ST. LOUIS - Heart failure, a condition impacting more than 6.2 million adults in the United States, happens when the heart cannot pump enough blood and oxygen to support other organs in a person’s body. Mercy physicians have been working to improve treatment of the condition, which affects more than 50,000 Mercy patients.
An article published in the December issue of New England Journal of Medicine Catalyst: Innovations in Care Delivery highlights Mercy’s collaborative efforts in advancing heart failure care and clinical decision support tools.
Titled "A Clinical Decision Support Tool to Advance Guideline-Directed Medical Therapy in Patients with Heart Failure," the published article describes work that brought together experts from various departments including virtual, cardiology, primary care, hospital, nursing, Mercy Technology Services, Office of Clinical Excellence and leadership. These interdisciplinary teams worked over two years to pool their knowledge, skills and resources, fostering an environment of innovation and shared expertise.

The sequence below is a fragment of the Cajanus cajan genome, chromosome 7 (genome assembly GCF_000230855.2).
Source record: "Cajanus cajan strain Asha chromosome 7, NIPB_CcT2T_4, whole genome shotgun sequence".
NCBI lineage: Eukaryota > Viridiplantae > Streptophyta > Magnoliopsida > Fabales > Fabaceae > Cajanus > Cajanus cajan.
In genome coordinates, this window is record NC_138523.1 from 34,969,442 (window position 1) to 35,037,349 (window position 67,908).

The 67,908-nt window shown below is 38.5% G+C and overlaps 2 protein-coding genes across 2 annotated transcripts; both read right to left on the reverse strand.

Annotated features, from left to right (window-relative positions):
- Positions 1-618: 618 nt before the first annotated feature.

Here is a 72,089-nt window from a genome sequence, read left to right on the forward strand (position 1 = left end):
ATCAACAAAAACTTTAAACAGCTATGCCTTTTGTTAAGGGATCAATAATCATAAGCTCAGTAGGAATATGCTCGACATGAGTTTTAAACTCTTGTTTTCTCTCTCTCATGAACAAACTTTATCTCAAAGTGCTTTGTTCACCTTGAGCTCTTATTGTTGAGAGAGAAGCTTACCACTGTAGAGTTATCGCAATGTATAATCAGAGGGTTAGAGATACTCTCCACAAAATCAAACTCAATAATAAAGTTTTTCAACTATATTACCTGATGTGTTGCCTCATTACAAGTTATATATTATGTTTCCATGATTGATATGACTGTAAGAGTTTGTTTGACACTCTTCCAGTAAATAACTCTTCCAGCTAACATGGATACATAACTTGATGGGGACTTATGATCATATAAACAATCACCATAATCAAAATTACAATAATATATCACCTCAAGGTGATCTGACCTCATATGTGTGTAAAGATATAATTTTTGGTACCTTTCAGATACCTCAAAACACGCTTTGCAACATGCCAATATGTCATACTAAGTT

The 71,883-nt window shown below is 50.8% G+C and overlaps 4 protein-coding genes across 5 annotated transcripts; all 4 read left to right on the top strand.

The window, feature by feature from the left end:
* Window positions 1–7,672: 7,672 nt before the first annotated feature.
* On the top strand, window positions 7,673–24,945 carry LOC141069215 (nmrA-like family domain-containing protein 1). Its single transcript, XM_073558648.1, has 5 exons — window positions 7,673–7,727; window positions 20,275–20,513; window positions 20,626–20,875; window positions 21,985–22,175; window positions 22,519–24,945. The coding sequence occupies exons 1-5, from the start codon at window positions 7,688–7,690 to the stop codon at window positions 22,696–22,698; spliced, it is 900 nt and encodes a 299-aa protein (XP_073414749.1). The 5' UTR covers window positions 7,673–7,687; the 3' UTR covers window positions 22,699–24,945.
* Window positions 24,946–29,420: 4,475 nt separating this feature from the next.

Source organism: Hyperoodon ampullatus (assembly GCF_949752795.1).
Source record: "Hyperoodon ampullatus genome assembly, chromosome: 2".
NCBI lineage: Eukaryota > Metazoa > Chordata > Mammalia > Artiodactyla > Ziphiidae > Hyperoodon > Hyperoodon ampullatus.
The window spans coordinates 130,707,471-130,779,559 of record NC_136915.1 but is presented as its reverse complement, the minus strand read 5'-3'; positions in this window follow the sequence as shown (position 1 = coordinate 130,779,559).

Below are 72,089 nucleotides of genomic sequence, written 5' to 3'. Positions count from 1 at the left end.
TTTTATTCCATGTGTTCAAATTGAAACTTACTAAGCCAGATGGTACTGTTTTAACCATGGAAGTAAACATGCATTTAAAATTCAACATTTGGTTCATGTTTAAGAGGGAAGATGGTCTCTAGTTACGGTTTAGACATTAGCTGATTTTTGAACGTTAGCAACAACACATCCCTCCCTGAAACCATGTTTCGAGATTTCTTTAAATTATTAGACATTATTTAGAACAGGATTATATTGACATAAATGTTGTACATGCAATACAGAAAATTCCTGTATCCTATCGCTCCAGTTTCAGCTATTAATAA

"I am proud of the collective efforts highlighted in this article," said Dr. Gavin Helton, Mercy president of primary care. "Heart failure is a complex condition that requires proactive, team-based care. The success of this project is a direct result of the collaborative and innovative culture of Mercy."
The article delves into Mercy’s electronic health records Epic-based smart tools and evolving clinical care models. The aim is to reduce mortality, hospitalization and symptoms in patients with heart failure by empowering the clinical team to more aggressively optimize medications to implement the latest guidelines. The publication emphasizes the real-world impact of collaborative initiatives within a health care setting.
As the organization continues to pioneer innovative solutions, Mercy looks forward to additional opportunities to collaborate, pushing the boundaries of innovative care models and patient access.